EN:  I’ve often said writing is like music. It has a rhythm, tone, and flow that must mesh to create a state of mind where the reader forgets they are reading words and are not actually part of the story. Walk us through the steps you follow when customizing a piece of music for your choirs and orchestra.

MP: I believe the language of music crosses all cultures. When I first begin work on a particular piece of music, I have to consider the style (or culture) the music was created in. I use five simple characteristics to determine how to present a piece of music that is authentic to its style. Every style of music is unique in nuances, pronunciation of lyrics (for vocal music obviously), rhythmic groove or pulse, tonal quality, and vibrato style. Once you get past the musical stylings of a composition, you also have to move past what I call the "musical encumbrances" of music, such as rhythms, melodic line, harmonies, etc. This will allow the performers to internalize the music to the best of their abilities. Once this happens, it gives the performers the ability to communicate and connect with their audience. And once you connect with the audience, you move past simply hearing a musical composition to a musical experience.

EN:  You had the distinct and elite honor of performing as drum major for the University of Georgia Redcoat Band during your college years. Now, you lead the UGA Alumni Redcoat Band. You must have a multitude of quirky stories from these experiences. Please share one poignant memory—good or bad, funny or perhaps not so funny.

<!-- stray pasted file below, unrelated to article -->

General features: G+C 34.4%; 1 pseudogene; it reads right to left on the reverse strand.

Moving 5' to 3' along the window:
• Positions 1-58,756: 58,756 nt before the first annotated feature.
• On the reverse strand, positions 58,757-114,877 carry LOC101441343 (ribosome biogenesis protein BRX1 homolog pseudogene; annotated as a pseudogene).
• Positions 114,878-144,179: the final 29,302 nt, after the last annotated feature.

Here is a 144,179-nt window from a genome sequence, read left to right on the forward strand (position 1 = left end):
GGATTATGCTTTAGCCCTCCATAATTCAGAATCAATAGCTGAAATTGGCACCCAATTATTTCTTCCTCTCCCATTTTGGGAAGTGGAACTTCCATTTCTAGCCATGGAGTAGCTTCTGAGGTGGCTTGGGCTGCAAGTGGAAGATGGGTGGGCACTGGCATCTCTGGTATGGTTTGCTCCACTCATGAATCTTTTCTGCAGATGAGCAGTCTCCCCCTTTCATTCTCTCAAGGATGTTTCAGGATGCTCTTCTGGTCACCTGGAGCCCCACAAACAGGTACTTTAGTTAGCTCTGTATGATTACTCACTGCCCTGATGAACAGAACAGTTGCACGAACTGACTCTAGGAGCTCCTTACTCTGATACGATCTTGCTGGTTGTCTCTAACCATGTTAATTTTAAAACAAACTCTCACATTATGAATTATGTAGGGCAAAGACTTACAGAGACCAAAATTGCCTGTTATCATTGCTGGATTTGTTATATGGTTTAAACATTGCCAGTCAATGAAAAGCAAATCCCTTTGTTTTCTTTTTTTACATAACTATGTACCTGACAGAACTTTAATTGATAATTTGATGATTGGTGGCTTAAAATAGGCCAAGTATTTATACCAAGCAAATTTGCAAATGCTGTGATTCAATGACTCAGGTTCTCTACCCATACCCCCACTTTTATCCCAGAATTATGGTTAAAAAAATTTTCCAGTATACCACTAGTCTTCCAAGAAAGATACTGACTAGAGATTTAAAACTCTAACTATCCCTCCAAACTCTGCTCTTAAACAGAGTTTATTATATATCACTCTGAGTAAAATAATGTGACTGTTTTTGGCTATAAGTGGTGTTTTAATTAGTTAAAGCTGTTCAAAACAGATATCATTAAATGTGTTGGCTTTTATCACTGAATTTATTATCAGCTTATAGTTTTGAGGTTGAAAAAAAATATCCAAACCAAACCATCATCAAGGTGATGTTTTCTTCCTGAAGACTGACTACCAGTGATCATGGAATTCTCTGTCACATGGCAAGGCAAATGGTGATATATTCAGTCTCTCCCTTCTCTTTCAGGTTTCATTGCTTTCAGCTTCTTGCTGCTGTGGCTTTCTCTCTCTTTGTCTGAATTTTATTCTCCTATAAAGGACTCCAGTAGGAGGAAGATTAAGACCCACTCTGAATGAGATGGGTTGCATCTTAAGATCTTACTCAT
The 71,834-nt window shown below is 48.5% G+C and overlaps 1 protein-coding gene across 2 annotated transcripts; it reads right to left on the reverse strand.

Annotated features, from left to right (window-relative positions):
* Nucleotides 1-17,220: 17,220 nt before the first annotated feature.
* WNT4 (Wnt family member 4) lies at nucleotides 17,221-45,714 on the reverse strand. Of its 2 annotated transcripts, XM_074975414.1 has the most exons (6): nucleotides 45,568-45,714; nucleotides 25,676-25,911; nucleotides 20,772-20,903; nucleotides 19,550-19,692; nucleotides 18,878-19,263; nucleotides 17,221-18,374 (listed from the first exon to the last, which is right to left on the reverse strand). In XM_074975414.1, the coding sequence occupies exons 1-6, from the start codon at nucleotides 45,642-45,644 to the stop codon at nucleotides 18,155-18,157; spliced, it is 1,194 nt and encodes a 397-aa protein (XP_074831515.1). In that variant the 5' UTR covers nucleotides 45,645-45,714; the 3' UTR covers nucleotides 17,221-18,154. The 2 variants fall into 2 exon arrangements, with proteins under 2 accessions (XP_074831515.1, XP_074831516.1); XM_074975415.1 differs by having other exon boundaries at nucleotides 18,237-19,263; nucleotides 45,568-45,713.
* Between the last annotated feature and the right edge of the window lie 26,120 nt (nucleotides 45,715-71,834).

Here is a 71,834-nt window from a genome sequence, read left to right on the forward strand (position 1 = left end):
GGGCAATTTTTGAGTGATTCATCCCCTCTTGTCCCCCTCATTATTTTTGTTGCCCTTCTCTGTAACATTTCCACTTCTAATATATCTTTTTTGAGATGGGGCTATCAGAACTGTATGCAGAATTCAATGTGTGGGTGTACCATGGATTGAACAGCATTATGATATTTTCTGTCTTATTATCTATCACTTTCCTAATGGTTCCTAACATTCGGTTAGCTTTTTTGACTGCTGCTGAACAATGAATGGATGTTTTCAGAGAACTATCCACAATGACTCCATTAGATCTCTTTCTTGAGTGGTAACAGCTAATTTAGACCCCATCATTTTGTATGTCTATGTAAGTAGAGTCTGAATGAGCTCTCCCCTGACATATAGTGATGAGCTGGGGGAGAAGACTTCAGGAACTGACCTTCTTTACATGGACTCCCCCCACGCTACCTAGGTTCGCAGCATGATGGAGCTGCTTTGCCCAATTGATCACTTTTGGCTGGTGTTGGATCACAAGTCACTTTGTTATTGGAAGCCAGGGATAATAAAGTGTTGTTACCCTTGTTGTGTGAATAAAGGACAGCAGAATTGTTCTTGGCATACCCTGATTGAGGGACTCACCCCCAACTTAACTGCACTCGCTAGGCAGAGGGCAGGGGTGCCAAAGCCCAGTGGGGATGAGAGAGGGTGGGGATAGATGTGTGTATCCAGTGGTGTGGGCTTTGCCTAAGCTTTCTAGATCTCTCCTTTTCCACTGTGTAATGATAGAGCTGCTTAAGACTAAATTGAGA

MP:  I had the awesome opportunity of performing as drum major for the very first night game in Sanford Stadium at the University of Georgia. It occurred on Labor Day, a Monday night, in 1982, and pitted the UGA Bulldogs against the Clemson Tigers. Of course the Dawgs won, which made it even more special.

EN:  I know you’ve also performed as an orchestra member with the Sons of Jubal. How many instruments do you play and, as a performer, do you prefer singing or playing and why?

MP:  I can make a decent tone on most every instrument and play the trumpet and piano reasonably well, but the French horn was my principal instrument as a college music major. My favorite thing to do as a musical performer is to conduct rather than play or sing. I enjoy bringing many musical elements together.

EN:  It’s easy to see that you have a heart for Christ and a passion for music. If you could condense your wealth of experience into one “do” and one “don’t” for writers/musicians/artists, what advice would you give?

MP: You can probably tell from my previous answers (and my wife would totally agree) that I don't do a very good job of condensing things down to "one anything." I guess the best I could come up with for one “do” and one “don't” would be two sides of the same coin. Do be as genuine and as authentic as you can. Don't try to fake your way through your musical expression. People can sense a fake a mile away, but are drawn to someone who is genuine and authentic.

WIP: Thank you both for an insightful interview. May God continue to use you both to touch hearts and change lives.

About Elizabeth Noyes:

Elizabeth Noyes—professional writer, aspiring author, dedicated dreamer—lives in the suburbs of Atlanta with her husband and best friend, Paul, who listens tirelessly while she regales him with all the tales in her head of damaged, but very human characters clamoring to be heard.

A native of the Deep South, she claims to still “speak the language,” even after traveling around the world for most of her adult life. Recently retired from a career as a professional business writer and editor, she now fills her days editing, critiquing, reading, playing with the grandkids, learning more about Social Media than she ever wanted, and putting her stories into words to share with others.

Her second book, Imperfect Trust, released this summer, and is the second book in the romantic suspense Imperfect Series. Book One, the award winning Imperfect Wings, was released August 2014. She also co-authored two multi-author novellas, A Dozen Apologies and The Love Boat Bachelor.